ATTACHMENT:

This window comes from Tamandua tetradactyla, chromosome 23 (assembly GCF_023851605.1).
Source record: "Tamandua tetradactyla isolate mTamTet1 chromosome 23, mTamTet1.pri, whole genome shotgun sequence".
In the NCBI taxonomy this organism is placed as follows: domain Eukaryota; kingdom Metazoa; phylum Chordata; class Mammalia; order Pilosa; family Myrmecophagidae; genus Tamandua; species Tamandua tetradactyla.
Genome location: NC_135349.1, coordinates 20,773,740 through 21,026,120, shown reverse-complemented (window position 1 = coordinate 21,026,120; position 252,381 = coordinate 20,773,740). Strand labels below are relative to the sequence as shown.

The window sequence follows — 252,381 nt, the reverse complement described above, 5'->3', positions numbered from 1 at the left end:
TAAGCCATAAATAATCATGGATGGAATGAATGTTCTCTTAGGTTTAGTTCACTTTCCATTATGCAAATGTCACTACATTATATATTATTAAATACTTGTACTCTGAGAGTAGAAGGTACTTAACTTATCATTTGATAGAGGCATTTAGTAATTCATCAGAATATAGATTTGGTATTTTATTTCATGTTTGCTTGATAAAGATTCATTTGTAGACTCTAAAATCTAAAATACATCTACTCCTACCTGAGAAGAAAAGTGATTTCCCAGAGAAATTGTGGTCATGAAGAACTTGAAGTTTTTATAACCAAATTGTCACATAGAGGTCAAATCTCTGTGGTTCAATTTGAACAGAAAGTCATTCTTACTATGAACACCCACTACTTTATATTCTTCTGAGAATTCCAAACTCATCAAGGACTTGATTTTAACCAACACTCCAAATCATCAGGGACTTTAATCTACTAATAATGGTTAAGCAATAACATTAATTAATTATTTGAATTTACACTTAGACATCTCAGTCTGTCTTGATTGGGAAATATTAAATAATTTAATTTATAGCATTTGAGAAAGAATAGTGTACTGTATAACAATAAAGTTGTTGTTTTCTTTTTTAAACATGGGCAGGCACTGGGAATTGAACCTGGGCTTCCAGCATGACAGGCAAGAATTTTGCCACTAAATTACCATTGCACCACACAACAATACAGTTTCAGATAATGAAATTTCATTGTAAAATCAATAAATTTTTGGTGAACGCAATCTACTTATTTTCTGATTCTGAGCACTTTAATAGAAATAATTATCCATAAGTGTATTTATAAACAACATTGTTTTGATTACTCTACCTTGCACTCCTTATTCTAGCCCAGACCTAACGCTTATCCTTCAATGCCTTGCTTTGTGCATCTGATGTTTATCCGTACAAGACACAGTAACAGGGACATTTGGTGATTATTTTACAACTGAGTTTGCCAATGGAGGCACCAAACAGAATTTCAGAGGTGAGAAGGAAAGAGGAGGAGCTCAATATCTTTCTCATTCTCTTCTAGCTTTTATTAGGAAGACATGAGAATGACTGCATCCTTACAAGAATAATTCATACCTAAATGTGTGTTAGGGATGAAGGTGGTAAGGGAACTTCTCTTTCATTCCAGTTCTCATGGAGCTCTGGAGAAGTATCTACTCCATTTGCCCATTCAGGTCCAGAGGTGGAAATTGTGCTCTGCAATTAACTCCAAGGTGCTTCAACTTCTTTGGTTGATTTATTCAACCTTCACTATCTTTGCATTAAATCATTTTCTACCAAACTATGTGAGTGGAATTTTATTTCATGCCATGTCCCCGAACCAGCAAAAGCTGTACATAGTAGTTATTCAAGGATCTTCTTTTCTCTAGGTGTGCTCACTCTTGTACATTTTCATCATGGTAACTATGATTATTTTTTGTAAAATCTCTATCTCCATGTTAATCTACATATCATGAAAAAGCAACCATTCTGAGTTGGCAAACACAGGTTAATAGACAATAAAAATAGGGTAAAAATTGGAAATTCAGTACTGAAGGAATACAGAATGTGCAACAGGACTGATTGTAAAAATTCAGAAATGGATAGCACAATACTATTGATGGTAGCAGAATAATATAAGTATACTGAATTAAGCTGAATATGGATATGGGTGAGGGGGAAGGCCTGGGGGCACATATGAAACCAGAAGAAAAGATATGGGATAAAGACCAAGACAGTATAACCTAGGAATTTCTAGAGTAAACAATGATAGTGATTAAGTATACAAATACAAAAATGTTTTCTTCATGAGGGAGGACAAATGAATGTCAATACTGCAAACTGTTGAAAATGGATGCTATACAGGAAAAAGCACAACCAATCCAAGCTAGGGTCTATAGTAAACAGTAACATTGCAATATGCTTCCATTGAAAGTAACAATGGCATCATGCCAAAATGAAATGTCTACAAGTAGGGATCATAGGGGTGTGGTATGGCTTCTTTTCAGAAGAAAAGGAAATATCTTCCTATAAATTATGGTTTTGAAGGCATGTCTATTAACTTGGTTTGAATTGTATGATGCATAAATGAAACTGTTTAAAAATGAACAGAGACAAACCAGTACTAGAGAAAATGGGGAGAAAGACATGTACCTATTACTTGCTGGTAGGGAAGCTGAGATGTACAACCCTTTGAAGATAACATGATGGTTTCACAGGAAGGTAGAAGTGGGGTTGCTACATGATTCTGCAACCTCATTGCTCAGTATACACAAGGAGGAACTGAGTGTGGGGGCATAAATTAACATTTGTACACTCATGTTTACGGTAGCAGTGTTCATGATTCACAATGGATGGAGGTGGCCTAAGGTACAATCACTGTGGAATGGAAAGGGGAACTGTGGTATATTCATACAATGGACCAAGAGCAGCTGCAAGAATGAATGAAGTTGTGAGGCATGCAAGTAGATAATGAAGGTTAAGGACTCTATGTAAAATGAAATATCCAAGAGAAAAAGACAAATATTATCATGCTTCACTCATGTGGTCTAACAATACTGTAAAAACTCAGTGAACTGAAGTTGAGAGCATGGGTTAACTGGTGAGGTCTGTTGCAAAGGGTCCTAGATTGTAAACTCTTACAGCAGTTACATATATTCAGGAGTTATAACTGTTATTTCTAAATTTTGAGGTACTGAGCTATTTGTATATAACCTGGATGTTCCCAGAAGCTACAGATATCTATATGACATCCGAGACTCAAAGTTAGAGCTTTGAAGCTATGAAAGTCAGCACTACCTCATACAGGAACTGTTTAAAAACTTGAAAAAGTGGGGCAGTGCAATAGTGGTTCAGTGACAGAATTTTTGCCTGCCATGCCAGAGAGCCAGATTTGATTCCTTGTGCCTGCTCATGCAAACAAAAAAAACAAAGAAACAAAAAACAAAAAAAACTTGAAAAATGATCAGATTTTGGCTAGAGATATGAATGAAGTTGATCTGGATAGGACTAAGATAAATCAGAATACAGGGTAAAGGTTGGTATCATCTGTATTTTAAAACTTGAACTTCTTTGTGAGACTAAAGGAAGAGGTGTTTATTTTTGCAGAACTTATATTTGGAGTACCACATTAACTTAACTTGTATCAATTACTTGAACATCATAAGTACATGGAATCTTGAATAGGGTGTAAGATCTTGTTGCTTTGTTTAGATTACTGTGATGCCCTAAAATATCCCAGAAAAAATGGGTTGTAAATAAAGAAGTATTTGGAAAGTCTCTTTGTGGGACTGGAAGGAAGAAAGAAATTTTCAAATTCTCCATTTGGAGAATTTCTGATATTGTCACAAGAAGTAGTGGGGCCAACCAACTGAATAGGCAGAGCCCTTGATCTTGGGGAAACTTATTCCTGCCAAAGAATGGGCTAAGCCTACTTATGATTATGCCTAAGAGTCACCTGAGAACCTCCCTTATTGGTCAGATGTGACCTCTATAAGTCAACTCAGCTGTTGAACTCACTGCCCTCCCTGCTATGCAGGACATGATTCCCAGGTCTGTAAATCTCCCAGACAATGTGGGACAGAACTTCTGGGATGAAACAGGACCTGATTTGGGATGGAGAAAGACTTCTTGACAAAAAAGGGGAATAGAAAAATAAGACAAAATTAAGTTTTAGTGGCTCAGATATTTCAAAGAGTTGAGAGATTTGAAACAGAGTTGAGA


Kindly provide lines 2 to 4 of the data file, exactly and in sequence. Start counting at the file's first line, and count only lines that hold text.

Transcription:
Source record: "Tamandua tetradactyla isolate mTamTet1 chromosome 23, mTamTet1.pri, whole genome shotgun sequence".
In the NCBI taxonomy this organism is placed as follows: domain Eukaryota; kingdom Metazoa; phylum Chordata; class Mammalia; order Pilosa; family Myrmecophagidae; genus Tamandua; species Tamandua tetradactyla.
Genome location: NC_135349.1, coordinates 20,773,740 through 21,026,120, shown reverse-complemented (window position 1 = coordinate 21,026,120; position 252,381 = coordinate 20,773,740). Strand labels below are relative to the sequence as shown.